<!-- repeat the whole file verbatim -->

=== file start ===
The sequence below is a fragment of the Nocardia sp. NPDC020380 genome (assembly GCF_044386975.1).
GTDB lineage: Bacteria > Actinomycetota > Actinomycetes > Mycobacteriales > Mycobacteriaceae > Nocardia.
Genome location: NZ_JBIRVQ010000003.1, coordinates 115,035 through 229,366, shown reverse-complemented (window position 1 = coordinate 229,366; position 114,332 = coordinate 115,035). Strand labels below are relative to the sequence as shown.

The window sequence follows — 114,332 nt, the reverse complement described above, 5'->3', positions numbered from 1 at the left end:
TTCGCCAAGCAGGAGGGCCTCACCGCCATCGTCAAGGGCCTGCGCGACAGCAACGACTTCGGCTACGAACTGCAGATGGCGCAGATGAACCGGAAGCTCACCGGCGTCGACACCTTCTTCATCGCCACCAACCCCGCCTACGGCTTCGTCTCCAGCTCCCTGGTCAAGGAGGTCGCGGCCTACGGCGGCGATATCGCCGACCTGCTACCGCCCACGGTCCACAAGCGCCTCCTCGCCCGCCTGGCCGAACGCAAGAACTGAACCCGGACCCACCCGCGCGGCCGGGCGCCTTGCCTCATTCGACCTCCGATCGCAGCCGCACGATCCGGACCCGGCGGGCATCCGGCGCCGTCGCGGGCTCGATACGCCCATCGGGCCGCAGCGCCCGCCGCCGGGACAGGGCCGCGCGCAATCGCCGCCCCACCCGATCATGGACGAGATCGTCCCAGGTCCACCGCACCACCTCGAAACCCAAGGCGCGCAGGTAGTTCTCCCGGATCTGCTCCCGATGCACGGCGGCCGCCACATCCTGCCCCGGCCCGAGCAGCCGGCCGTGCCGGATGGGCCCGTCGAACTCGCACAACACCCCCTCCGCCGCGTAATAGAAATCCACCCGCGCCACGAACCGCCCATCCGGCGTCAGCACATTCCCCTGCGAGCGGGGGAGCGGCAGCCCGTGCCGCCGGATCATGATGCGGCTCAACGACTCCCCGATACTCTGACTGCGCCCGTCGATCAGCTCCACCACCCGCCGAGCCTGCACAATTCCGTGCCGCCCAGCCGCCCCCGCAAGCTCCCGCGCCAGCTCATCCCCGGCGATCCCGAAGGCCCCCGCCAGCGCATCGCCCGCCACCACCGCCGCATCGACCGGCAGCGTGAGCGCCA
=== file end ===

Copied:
The sequence below is a fragment of the Nocardia sp. NPDC020380 genome (assembly GCF_044386975.1).
GTDB lineage: Bacteria > Actinomycetota > Actinomycetes > Mycobacteriales > Mycobacteriaceae > Nocardia.
Genome location: NZ_JBIRVQ010000003.1, coordinates 115,035 through 229,366, shown reverse-complemented (window position 1 = coordinate 229,366; position 114,332 = coordinate 115,035). Strand labels below are relative to the sequence as shown.

The window sequence follows — 114,332 nt, the reverse complement described above, 5'->3', positions numbered from 1 at the left end:
TTCGCCAAGCAGGAGGGCCTCACCGCCATCGTCAAGGGCCTGCGCGACAGCAACGACTTCGGCTACGAACTGCAGATGGCGCAGATGAACCGGAAGCTCACCGGCGTCGACACCTTCTTCATCGCCACCAACCCCGCCTACGGCTTCGTCTCCAGCTCCCTGGTCAAGGAGGTCGCGGCCTACGGCGGCGATATCGCCGACCTGCTACCGCCCACGGTCCACAAGCGCCTCCTCGCCCGCCTGGCCGAACGCAAGAACTGAACCCGGACCCACCCGCGCGGCCGGGCGCCTTGCCTCATTCGACCTCCGATCGCAGCCGCACGATCCGGACCCGGCGGGCATCCGGCGCCGTCGCGGGCTCGATACGCCCATCGGGCCGCAGCGCCCGCCGCCGGGACAGGGCCGCGCGCAATCGCCGCCCCACCCGATCATGGACGAGATCGTCCCAGGTCCACCGCACCACCTCGAAACCCAAGGCGCGCAGGTAGTTCTCCCGGATCTGCTCCCGATGCACGGCGGCCGCCACATCCTGCCCCGGCCCGAGCAGCCGGCCGTGCCGGATGGGCCCGTCGAACTCGCACAACACCCCCTCCGCCGCGTAATAGAAATCCACCCGCGCCACGAACCGCCCATCCGGCGTCAGCACATTCCCCTGCGAGCGGGGGAGCGGCAGCCCGTGCCGCCGGATCATGATGCGGCTCAACGACTCCCCGATACTCTGACTGCGCCCGTCGATCAGCTCCACCACCCGCCGAGCCTGCACAATTCCGTGCCGCCCAGCCGCCCCCGCAAGCTCCCGCGCCAGCTCATCCCCGGCGATCCCGAAGGCCCCCGCCAGCGCATCGCCCGCCACCACCGCCGCATCGACCGGCAGCGTGAGCGCCA